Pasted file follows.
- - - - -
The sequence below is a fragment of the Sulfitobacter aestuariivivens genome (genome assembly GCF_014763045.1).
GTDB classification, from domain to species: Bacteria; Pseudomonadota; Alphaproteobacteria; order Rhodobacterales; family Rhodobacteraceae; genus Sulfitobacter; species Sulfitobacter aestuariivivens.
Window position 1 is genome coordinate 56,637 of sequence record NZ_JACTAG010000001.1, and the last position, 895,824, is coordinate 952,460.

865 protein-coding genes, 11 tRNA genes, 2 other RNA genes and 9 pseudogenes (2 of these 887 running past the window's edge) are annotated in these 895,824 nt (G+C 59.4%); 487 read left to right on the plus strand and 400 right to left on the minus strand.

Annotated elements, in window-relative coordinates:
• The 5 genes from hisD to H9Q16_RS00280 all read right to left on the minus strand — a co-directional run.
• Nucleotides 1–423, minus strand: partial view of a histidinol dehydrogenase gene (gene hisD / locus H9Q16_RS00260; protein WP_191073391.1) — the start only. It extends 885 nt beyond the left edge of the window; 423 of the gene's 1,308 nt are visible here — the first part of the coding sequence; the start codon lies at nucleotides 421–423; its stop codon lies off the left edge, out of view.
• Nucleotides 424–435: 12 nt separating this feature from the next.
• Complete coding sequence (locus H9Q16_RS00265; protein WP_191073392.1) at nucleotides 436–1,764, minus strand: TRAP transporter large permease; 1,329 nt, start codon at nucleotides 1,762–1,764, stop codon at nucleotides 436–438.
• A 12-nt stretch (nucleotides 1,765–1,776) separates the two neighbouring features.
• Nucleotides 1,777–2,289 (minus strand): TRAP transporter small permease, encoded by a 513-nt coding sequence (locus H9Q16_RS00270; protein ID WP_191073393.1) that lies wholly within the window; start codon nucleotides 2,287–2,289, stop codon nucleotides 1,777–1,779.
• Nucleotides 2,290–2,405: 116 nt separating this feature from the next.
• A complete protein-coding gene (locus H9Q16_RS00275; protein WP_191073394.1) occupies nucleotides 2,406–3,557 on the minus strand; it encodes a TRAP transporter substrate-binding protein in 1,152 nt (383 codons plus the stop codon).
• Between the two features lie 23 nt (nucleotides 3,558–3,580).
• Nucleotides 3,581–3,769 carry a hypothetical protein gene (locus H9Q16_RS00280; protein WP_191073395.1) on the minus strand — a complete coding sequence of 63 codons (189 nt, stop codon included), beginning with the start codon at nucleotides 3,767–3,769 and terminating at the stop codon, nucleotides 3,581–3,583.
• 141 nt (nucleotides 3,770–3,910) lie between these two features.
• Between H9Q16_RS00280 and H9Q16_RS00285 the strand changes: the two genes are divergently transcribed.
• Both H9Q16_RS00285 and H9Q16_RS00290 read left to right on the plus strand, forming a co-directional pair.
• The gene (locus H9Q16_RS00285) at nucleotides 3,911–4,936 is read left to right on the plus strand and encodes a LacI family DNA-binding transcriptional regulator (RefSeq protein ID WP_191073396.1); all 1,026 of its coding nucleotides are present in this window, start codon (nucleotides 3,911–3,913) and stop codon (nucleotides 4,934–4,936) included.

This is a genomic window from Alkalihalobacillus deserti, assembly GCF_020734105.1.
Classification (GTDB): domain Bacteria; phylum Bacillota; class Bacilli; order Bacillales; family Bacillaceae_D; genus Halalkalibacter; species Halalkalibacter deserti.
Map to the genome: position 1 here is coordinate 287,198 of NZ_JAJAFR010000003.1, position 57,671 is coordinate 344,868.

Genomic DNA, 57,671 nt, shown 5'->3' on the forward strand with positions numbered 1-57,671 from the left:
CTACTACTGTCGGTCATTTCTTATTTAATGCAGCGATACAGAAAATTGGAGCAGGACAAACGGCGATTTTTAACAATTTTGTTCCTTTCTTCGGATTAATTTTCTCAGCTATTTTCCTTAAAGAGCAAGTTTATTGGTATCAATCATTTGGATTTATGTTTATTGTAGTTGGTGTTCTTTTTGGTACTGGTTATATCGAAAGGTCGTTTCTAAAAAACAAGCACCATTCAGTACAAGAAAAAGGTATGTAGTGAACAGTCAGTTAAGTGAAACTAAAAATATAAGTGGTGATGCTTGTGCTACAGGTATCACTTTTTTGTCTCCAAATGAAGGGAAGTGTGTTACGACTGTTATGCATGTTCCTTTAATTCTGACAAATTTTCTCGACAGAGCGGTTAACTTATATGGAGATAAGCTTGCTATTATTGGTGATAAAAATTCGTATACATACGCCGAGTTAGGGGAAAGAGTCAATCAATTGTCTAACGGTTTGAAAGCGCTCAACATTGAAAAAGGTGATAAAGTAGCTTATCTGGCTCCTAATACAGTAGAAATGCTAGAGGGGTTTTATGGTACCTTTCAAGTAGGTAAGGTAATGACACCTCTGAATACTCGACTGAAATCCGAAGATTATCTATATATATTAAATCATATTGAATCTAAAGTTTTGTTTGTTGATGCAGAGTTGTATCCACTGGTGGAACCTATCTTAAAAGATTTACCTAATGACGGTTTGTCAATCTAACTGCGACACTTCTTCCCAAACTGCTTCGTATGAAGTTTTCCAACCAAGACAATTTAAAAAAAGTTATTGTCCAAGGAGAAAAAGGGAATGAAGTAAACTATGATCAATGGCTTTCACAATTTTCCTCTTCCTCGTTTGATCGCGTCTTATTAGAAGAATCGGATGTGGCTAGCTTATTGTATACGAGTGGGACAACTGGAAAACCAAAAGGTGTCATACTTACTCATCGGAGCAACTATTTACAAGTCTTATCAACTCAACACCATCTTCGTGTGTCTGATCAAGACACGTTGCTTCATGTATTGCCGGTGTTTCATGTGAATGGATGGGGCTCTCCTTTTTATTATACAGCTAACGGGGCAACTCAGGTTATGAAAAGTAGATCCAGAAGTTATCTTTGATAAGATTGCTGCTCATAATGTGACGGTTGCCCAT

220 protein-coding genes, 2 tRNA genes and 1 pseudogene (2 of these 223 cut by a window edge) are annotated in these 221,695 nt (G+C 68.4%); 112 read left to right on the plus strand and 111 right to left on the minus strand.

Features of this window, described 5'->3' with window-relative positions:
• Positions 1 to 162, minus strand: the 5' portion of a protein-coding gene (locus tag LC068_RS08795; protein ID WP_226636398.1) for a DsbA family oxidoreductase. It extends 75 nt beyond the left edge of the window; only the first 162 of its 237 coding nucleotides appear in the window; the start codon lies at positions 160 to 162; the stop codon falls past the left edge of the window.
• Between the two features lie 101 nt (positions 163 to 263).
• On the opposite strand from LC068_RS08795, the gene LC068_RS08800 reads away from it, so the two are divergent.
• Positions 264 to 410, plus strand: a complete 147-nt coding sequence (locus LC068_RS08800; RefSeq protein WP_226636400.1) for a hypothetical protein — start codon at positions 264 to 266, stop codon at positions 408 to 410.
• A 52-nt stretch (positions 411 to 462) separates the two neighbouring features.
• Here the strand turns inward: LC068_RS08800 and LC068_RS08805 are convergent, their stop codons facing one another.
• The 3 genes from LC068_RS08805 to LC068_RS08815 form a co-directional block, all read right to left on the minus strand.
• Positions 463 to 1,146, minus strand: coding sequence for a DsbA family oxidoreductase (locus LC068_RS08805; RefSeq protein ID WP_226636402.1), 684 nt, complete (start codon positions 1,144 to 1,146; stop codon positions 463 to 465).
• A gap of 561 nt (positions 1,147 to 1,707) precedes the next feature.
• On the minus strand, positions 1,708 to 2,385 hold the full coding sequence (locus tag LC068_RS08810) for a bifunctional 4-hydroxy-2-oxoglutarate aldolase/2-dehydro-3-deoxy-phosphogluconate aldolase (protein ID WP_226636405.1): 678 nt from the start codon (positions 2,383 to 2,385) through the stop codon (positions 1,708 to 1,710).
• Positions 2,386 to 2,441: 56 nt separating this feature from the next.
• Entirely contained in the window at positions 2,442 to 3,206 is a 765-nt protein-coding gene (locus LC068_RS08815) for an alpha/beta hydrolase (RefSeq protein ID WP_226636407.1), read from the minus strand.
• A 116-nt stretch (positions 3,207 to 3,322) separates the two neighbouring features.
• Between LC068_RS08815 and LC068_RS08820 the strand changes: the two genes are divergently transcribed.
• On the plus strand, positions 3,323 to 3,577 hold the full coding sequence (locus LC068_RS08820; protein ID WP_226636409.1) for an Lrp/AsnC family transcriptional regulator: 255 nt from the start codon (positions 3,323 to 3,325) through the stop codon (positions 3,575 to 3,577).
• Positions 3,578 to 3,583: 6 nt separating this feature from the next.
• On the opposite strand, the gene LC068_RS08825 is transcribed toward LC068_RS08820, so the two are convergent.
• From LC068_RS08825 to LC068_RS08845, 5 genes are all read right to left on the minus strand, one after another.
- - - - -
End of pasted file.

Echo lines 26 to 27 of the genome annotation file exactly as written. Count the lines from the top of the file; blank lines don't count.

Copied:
Features of this window, described 5'->3' with window-relative positions:
• Positions 1 to 162, minus strand: the 5' portion of a protein-coding gene (locus tag LC068_RS08795; protein ID WP_226636398.1) for a DsbA family oxidoreductase. It extends 75 nt beyond the left edge of the window; only the first 162 of its 237 coding nucleotides appear in the window; the start codon lies at positions 160 to 162; the stop codon falls past the left edge of the window.